Your mom sounds a bit nutters, honestly. Threatening to take up smoking or not eat at all because she gained a few ounces? Jeez! No wonder you can’t spend too much time around her.

      • *sigh* She has no idea how badly she triggers me. We talk on the phone every Sunday and she always asks if I’m eating any better… before turning it around to be about her. Thanks Mum; I have an eating disorder and so I really need to hear all this!

        I’ve never, ever believed in diets. Have you seen the article that Mythineats wrote today about healthy living? She’s one of the few thin people who actually talk sense and don’t think cream cakes are evil!

        Really, how hard is “eat when you’re hungry, stop when you’re full” to some people? Diets don’t work and you can even end up heavier than you were to begin with!

      • *hug* The cluelessly triggering people are the worst, I think. It’s hard to even be angry at them if they’re just being ignorant and aren’t triggering you to be jackasses. My dad’s a lot like your mom; I think you read the post I wrote about how he was when we saw him last. Does telling her how triggering she is help? Sometimes that helps and sometimes it doesn’t.

        And I haven’t seen that post. Could you link me? I went to a women-only thing with some people I know and the place we went to had free pie day. It was crazy listening to these women talk about how much they had obsessed and longed for pie all day. Where as I considered it briefly, wondering what type I’d want, and then forgot about pie until I got there. But I also try hard not to limit what I eat because it’s “bad” because that’s similar to what I did when my ED was super terrible and I don’t want to give that mindset a foothold again.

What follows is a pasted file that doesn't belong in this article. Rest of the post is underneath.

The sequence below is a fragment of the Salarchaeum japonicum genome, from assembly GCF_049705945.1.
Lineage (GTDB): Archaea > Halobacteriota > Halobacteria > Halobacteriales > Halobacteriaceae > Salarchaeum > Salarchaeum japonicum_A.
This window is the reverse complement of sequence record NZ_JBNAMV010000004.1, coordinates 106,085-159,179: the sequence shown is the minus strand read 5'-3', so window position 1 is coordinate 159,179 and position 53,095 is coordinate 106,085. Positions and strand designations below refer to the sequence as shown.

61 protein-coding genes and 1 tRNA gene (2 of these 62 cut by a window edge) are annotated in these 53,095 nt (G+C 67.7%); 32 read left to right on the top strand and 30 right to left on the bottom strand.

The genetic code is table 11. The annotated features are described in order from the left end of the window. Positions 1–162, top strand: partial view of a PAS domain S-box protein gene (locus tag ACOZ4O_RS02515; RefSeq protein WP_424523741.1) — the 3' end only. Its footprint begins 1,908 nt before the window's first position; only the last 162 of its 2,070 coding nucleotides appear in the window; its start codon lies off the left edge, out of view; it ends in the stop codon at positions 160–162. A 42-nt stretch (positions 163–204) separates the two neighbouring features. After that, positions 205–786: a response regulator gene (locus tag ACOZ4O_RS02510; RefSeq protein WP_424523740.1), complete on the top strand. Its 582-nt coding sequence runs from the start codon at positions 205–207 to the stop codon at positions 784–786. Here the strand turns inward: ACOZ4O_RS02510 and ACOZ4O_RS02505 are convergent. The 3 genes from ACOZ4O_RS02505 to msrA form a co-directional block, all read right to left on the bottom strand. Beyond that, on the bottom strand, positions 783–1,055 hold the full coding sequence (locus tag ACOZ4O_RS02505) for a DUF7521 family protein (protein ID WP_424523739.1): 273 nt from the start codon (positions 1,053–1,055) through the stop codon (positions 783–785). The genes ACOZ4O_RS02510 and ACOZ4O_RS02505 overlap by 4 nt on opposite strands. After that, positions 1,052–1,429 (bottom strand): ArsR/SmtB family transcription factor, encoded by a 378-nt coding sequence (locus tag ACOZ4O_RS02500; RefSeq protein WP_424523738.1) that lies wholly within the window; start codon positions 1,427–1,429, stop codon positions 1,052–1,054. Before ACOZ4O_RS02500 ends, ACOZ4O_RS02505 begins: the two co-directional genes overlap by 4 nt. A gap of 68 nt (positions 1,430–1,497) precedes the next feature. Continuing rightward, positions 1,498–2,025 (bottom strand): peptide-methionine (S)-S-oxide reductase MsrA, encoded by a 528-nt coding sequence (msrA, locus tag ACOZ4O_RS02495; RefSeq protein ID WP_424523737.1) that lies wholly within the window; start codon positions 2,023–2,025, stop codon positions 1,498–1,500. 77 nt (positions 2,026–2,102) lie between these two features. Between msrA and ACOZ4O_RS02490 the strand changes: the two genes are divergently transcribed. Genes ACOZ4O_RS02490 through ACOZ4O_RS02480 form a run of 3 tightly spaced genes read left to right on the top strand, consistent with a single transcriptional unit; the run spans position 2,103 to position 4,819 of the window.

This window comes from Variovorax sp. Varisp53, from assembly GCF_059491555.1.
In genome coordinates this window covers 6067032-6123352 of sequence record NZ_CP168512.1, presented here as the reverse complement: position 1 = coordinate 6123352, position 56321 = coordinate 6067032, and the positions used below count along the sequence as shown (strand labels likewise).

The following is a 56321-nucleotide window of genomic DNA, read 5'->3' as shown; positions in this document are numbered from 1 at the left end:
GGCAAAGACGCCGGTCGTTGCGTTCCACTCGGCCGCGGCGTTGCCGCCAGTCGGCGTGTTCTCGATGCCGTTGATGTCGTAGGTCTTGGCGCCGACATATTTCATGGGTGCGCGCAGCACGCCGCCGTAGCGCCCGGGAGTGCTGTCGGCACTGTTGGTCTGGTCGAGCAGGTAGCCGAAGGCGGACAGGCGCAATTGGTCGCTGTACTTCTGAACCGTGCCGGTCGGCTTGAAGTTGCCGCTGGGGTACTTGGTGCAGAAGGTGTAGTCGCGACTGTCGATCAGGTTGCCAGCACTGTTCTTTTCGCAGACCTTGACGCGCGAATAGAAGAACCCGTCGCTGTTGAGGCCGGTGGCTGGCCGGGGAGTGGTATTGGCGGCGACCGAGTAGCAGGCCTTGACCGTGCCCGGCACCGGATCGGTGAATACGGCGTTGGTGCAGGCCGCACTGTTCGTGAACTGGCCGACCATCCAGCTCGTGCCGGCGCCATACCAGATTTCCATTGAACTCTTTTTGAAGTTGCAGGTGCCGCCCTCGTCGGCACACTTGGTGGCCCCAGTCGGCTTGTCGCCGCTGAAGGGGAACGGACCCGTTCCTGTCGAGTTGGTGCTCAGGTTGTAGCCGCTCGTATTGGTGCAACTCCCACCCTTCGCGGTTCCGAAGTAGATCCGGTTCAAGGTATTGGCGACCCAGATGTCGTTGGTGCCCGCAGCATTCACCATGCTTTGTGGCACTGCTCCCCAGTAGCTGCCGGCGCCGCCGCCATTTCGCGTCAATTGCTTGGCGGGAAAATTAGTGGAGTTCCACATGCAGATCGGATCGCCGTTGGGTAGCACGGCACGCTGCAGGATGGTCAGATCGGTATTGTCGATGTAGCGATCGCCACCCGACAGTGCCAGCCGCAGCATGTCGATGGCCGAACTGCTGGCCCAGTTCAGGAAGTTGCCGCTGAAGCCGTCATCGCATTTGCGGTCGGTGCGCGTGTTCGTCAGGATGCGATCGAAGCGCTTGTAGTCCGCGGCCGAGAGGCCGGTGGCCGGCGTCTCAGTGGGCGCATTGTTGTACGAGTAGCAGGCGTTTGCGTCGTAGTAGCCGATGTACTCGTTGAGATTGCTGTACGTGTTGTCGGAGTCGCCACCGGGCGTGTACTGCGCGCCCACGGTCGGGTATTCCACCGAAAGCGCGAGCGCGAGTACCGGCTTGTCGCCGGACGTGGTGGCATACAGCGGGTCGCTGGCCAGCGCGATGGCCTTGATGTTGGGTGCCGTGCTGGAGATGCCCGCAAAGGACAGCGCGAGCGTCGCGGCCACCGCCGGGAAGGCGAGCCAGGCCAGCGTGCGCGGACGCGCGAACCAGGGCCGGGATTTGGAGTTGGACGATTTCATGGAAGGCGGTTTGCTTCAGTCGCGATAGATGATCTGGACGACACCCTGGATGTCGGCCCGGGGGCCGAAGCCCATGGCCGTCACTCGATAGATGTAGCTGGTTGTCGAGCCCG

Yes, yes, yes! Diets are terrible! I don’t think I know anyone who’s dieted for weight loss and actually succeeded.

      • I have a friend who is very large – always has been. She is NOT dieting. Instead, she’s active in the garden, she cycles, she walks her completely loopy Lurcher twice or three times a day she eats sensibly with the help of Weight Watchers and she loves to swim. So even though she isn’t dieting and is still eating pretty much whatever she likes, the pounds are coming off – and because she’s so active she’s superfit; why do people always think large people can’t be fit?

        There’s no point telling Mum that she triggers me; she’d honestly not understand and would think I was nit-picking for the hell of it or something. We’ve fallen out over a lot less in the past.

        Here’s the link: – I’m sure you’ll notice that, as well as making sense, this lady is slender, beautiful and – most importantly – healthy. She has great skin, glossy hair and sparkling eyes, so whatever her approach to food, it’s working!

      • It really astonishes me that people think that non-skinny people can’t be healthy and fit. Most non-skinny people I know are more active than I am, so they’re more healthy and fit. My friend who introduced me to HAES, K, is what many people would consider “really overweight” or whatever but she’s so healthy and fit, and most importantly, HAPPY.

        That article you posted is really HAES-like! Cool beans. I might link to it. You might like my friend’s, J, post: I plan on putting up here soon too but you get a sneak peak πŸ˜‰

        Yeah, talking to my dad about triggers doesn’t help either. But I finally put my foot down and told him he’s not ALLOWED to make comments about my body, even if he thinks they’ll be helpful. Maybe you should make the topic of food/weight off limits with your mom?

      • Oooh, a sneak peek – thank you so much! Yes, this lady really is very sensible over food, isn’t she? And she’s not what you’d call skinny, just slender.